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SPOTIFY: WHAT'S UP?

What’s up with the Spotify negotiations?

On the one hand, the Swedish steamery is bound by the rules of its financing to either launch its public offering imminently or pay ever-inflating penalties to the investors who ponied up for its last $1 billion infusion. The terms stipulate that for every six months the offering is delayed, the investors’ discount would balloon by 2.5 points above the 20% that can already be applied to investors’ conversion of debt to equity. Interest due on the debt, meanwhile would increase by 1% every six months (it’s now at 5%), up to 10%.

But the IPO, based on a recent $8 billion valuation, cannot proceed before the current round of royalty negotiations concludes, and Spotify has thus far been unable to get content owners to agree to a rate hike. Without a bigger slice of the royalty pie, the House of Ek claims, it will be unable to achieve profitability. The company currently pays out considerably more than half its income to rights holders.

As a standalone streamery, Spotify’s only sources of income are subscriptions and advertising on its free tier, both dependent on continued growth in a market that seems to have slowed, however momentarily. Its primary competitors, notably Apple and Amazon, have much smaller streaming marketshare, but given their revenue diversity and mountains of cash, neither is remotely pressed to make streaming profitable, as Spotify must. (Amazon has recently seen a 2% jump in marketshare to 8% of the pie, perhaps driven by big holiday sales for its Echo device.)

This is a symbiotic relationship; the rights holders and Spotify need each other. Some believe a compromise is in the air. 

Do the recent departures of several key company players suggest that nobody at Spotify has had the deal-making chops to get this done? The clock is ticking, meaning one of several uncomfortable outcomes is in the cards:

  1. Capitulation without a rate increase to salvage a timely IPO, in hopes that a stock-market onrush—and attendant subscriber spike due to the financial PR—will float the business until a path to profitability emerges.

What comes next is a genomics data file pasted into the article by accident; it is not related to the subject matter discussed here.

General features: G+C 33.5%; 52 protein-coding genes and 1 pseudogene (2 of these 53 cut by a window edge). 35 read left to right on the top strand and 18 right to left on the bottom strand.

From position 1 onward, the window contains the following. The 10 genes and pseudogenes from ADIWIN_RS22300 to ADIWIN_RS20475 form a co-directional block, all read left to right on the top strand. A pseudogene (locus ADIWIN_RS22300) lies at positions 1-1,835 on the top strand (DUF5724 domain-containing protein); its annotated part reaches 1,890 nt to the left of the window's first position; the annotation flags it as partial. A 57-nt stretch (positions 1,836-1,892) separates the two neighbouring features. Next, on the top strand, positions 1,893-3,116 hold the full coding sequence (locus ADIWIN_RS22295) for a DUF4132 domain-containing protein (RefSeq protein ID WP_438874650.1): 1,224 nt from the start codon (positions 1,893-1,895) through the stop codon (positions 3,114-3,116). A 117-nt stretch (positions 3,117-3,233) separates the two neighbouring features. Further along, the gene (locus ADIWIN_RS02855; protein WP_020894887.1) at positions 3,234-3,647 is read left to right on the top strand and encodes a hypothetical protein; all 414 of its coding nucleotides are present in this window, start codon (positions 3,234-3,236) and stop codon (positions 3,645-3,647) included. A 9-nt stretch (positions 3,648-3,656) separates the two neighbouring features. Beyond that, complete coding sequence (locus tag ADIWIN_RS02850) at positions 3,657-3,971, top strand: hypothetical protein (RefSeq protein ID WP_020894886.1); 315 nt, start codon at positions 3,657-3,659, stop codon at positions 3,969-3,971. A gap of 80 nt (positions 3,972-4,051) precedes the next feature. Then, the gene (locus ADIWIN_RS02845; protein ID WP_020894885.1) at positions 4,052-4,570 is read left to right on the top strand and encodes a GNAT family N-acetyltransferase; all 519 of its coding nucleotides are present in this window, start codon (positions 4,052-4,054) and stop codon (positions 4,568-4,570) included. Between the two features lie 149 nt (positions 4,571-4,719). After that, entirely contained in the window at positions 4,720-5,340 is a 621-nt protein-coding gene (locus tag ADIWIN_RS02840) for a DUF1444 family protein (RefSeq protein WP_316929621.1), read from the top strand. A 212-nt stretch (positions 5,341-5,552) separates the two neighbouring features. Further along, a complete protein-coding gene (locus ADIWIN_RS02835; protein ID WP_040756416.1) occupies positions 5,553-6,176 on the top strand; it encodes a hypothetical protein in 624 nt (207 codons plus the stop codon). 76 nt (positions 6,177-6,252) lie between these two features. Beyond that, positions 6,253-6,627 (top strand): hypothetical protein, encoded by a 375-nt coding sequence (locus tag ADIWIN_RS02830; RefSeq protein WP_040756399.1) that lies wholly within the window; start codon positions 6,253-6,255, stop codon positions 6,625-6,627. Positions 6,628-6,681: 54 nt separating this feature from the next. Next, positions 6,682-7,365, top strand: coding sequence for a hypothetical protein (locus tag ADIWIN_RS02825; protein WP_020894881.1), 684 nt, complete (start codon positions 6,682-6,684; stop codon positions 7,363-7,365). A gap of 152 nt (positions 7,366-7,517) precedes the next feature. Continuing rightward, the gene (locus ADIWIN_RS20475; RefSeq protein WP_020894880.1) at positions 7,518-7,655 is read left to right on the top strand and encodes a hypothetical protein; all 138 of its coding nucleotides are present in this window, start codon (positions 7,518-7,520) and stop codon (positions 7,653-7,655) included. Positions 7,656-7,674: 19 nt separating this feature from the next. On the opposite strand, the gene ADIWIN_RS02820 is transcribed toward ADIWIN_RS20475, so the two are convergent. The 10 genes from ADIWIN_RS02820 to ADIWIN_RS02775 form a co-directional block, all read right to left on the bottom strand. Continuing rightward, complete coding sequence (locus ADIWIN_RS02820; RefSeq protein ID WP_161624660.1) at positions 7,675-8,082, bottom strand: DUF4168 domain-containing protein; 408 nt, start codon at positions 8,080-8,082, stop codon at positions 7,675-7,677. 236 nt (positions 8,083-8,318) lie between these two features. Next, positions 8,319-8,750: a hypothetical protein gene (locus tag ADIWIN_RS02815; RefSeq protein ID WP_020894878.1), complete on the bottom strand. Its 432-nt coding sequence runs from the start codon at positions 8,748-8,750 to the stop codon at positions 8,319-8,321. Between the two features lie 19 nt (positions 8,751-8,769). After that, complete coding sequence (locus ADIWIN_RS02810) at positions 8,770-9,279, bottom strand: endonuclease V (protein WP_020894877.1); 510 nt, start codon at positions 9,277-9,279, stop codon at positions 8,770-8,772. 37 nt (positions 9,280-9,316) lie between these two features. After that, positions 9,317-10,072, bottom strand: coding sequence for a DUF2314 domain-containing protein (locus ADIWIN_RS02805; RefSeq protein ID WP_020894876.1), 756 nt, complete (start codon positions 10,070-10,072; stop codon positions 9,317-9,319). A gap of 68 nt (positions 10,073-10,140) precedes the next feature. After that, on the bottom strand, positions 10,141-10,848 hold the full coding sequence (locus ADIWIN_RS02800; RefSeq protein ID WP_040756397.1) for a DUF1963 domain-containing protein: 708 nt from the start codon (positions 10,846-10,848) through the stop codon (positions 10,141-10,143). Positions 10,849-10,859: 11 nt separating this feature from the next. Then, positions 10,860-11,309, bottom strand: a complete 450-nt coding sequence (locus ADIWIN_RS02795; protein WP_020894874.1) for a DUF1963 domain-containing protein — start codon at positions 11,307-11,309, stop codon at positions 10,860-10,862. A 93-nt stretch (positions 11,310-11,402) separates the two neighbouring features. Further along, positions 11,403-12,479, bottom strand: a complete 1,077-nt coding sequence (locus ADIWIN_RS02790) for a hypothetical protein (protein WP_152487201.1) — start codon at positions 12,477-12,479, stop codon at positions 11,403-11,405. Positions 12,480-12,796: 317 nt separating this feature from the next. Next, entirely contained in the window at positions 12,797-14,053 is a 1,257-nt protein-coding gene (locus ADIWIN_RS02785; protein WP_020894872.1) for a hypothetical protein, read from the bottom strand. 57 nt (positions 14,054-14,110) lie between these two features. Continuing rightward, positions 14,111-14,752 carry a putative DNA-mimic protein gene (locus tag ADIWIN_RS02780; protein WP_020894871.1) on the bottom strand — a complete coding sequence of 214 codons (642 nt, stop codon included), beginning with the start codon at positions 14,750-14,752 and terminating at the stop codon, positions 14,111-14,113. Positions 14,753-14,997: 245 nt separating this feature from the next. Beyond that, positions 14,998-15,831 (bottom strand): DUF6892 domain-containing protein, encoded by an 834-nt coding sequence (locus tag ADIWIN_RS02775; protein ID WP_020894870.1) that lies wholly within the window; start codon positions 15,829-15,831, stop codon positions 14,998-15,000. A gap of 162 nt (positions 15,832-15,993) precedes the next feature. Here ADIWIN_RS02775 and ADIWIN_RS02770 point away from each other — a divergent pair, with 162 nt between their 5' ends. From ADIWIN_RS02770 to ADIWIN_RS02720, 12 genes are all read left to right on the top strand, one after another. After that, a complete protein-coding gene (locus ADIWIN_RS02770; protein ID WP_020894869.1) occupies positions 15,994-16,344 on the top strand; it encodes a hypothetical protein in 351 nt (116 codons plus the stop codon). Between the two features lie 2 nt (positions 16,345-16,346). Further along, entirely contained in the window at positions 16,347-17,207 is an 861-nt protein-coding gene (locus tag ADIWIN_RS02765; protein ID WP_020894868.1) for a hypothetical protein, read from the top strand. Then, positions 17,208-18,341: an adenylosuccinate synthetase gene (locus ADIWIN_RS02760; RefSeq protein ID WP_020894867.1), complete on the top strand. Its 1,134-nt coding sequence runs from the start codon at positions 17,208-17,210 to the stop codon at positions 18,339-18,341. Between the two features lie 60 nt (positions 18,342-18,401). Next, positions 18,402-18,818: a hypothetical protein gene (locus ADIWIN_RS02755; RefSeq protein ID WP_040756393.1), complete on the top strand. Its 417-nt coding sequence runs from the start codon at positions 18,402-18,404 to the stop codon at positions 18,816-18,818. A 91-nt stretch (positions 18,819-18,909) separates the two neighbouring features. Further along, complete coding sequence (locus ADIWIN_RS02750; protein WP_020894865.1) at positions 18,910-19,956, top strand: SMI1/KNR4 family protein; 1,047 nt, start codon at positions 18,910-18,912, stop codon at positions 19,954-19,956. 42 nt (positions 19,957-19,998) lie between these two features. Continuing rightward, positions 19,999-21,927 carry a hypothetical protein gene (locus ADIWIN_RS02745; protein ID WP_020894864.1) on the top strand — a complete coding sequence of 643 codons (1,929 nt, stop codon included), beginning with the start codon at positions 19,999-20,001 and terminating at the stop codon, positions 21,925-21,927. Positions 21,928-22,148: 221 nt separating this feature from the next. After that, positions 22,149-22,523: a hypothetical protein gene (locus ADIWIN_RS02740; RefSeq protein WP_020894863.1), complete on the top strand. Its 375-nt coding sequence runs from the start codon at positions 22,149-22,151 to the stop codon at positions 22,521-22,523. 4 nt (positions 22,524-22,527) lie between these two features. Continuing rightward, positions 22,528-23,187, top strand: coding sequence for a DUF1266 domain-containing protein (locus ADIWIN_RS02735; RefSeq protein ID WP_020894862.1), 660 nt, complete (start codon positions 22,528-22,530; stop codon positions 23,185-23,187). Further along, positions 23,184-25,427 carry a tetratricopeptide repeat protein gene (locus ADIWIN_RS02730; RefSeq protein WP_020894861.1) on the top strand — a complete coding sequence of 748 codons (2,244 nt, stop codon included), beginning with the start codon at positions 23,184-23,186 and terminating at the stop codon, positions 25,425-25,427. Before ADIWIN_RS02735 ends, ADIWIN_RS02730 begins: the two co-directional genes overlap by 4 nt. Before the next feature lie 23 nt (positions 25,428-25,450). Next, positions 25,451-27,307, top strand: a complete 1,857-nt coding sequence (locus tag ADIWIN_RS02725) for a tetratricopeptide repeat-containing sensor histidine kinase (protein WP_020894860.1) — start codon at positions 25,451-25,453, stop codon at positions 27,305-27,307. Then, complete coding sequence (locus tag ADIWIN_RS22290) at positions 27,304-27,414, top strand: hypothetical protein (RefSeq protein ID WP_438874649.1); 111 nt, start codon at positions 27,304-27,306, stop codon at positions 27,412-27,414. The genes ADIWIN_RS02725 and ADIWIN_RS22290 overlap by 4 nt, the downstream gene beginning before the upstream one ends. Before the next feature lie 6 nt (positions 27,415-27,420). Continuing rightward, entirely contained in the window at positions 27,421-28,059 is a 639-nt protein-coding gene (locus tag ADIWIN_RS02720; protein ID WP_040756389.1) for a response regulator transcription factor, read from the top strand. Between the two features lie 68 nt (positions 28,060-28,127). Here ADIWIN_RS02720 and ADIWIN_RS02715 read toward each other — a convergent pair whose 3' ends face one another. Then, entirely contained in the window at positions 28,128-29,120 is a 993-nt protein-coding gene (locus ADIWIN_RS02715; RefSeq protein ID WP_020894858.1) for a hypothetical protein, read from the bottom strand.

2. Further delay and the payment of penalty fees to investors into 2018 while new negotiators (perhaps seasoned industry attorneys) attempt to hammer out a better deal, ostensibly powering a delayed, less inflated IPO but more stable business fundamentals.

  3. Preparing the company for sale. Certainly a giant like Google or Facebook could afford to run Spotify as a loss leader for quite some time, and the attendant consumer-facing value would easily amortize those losses. The value of a streaming brand, even without a solid financial basis, can be huge. Jay Z’s Tidal, which had 1% streaming marketshare and was hemorrhaging money, recently announced it had sold a 1/3 ownership stake to Sprint for nearly four times his initial outlay. What would Sprint’s competitors pay to own—or partly own—the streamery favored by approximately 65% of the marketplace?

Despite all of this, it is in the interest not only of investors but of the biz as a whole—arguably including Spotify’s competitors—for it to achieve financial stability. This is a symbiotic relationship; the rights holders and Spotify need each other. Some believe a compromise is in the air. Stay tuned.

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